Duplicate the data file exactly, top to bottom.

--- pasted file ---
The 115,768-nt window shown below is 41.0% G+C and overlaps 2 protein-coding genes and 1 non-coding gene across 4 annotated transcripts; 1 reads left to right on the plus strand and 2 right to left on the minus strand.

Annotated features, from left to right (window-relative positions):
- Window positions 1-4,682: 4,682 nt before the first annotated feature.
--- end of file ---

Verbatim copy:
The 115,768-nt window shown below is 41.0% G+C and overlaps 2 protein-coding genes and 1 non-coding gene across 4 annotated transcripts; 1 reads left to right on the plus strand and 2 right to left on the minus strand.

Annotated features, from left to right (window-relative positions):
- Window positions 1-4,682: 4,682 nt before the first annotated feature.